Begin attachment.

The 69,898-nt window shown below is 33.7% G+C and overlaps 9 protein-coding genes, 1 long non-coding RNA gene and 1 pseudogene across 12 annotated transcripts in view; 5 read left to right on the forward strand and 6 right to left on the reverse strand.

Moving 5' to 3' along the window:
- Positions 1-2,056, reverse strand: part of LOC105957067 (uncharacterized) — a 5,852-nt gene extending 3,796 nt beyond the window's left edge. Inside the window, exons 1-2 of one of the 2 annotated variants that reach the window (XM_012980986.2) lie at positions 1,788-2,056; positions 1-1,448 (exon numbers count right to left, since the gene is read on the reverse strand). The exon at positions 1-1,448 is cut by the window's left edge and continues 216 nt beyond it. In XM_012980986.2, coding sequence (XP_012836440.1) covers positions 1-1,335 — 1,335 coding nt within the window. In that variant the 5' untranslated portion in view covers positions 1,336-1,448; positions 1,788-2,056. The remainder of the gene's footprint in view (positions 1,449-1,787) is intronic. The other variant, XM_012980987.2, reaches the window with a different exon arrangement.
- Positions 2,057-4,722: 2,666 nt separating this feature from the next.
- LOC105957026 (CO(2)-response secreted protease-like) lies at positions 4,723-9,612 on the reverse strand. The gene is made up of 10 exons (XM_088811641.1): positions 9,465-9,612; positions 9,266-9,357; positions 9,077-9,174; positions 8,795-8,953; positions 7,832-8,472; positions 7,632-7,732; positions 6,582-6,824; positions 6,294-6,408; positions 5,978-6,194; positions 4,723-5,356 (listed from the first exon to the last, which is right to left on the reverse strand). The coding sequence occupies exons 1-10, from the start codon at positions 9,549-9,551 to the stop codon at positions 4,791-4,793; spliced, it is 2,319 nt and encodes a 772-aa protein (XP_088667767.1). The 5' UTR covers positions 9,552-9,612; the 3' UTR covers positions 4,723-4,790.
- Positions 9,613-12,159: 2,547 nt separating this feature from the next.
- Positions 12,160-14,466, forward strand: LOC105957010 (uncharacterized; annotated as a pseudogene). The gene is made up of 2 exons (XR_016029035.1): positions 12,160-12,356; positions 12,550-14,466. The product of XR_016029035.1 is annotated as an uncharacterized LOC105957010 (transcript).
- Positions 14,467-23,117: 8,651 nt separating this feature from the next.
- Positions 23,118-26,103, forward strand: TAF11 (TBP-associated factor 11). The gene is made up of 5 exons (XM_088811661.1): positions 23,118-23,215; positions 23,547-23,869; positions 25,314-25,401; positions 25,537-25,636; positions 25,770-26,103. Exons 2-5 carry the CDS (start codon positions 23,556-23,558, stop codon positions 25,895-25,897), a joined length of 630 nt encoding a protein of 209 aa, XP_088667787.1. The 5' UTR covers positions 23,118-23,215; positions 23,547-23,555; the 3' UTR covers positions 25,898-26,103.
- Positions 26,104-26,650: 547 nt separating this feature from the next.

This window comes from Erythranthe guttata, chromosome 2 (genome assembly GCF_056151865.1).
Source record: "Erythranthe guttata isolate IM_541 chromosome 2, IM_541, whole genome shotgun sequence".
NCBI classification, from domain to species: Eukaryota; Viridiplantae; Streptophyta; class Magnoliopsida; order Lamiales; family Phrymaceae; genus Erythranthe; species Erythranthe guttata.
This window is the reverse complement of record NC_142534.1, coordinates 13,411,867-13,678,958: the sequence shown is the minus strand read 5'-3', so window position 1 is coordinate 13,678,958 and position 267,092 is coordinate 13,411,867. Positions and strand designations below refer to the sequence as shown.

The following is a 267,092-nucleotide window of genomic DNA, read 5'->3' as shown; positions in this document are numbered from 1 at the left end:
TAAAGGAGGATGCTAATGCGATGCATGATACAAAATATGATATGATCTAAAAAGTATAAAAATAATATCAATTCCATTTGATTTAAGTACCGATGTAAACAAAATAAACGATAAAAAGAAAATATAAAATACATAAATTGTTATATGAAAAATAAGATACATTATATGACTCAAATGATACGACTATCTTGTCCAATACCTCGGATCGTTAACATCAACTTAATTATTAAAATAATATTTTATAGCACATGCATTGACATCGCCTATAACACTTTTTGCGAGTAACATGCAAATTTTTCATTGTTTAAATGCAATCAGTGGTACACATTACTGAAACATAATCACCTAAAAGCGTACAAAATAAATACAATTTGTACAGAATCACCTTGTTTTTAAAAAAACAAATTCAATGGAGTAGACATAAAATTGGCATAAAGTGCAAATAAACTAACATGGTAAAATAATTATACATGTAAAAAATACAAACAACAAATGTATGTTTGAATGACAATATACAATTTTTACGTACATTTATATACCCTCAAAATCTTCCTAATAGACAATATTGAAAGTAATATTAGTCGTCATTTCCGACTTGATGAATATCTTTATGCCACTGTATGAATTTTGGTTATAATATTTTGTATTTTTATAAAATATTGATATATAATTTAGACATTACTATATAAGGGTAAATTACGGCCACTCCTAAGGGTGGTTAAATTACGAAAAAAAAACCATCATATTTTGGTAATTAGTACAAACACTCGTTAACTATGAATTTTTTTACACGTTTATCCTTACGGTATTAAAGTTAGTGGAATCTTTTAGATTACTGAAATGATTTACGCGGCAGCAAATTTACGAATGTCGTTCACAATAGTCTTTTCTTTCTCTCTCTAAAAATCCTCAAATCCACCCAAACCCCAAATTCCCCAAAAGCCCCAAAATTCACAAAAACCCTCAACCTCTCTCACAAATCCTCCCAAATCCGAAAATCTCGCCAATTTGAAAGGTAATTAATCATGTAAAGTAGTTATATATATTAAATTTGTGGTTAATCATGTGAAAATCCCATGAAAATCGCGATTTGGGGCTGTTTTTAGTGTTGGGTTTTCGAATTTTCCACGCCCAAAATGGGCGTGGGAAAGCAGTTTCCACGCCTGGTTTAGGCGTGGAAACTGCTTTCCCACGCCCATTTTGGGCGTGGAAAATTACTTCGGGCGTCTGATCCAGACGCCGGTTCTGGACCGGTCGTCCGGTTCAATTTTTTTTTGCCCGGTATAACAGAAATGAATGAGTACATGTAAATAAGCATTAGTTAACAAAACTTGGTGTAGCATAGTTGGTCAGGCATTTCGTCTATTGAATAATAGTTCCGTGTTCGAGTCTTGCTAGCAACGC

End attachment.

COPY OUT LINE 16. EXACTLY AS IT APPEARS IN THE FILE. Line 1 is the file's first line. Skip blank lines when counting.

TAAAGGAGGATGCTAATGCGATGCATGATACAAAATATGATATGATCTAAAAAGTATAAAAATAATATCAATTCCATTTGATTTAAGTACCGATGTAAACAAAATAAACGATAAAAAGAAAATATAAAATACATAAATTGTTATATGAAAAATAAGATACATTATATGACTCAAATGATACGACTATCTTGTCCAATACCTCGGATCGTTAACATCAACTTAATTATTAAAATAATATTTTATAGCACATGCATTGACATCGCCTATAACACTTTTTGCGAGTAACATGCAAATTTTTCATTGTTTAAATGCAATCAGTGGTACACATTACTGAAACATAATCACCTAAAAGCGTACAAAATAAATACAATTTGTACAGAATCACCTTGTTTTTAAAAAAACAAATTCAATGGAGTAGACATAAAATTGGCATAAAGTGCAAATAAACTAACATGGTAAAATAATTATACATGTAAAAAATACAAACAACAAATGTATGTTTGAATGACAATATACAATTTTTACGTACATTTATATACCCTCAAAATCTTCCTAATAGACAATATTGAAAGTAATATTAGTCGTCATTTCCGACTTGATGAATATCTTTATGCCACTGTATGAATTTTGGTTATAATATTTTGTATTTTTATAAAATATTGATATATAATTTAGACATTACTATATAAGGGTAAATTACGGCCACTCCTAAGGGTGGTTAAATTACGAAAAAAAAACCATCATATTTTGGTAATTAGTACAAACACTCGTTAACTATGAATTTTTTTACACGTTTATCCTTACGGTATTAAAGTTAGTGGAATCTTTTAGATTACTGAAATGATTTACGCGGCAGCAAATTTACGAATGTCGTTCACAATAGTCTTTTCTTTCTCTCTCTAAAAATCCTCAAATCCACCCAAACCCCAAATTCCCCAAAAGCCCCAAAATTCACAAAAACCCTCAACCTCTCTCACAAATCCTCCCAAATCCGAAAATCTCGCCAATTTGAAAGGTAATTAATCATGTAAAGTAGTTATATATATTAAATTTGTGGTTAATCATGTGAAAATCCCATGAAAATCGCGATTTGGGGCTGTTTTTAGTGTTGGGTTTTCGAATTTTCCACGCCCAAAATGGGCGTGGGAAAGCAGTTTCCACGCCTGGTTTAGGCGTGGAAACTGCTTTCCCACGCCCATTTTGGGCGTGGAAAATTACTTCGGGCGTCTGATCCAGACGCCGGTTCTGGACCGGTCGTCCGGTTCAATTTTTTTTTGCCCGGTATAACAGAAATGAATGAGTACATGTAAATAAGCATTAGTTAACAAAACTTGGTGTAGCATAGTTGGTCAGGCATTTCGTCTATTGAATAATAGTTCCGTGTTCGAGTCTTGCTAGCAACGC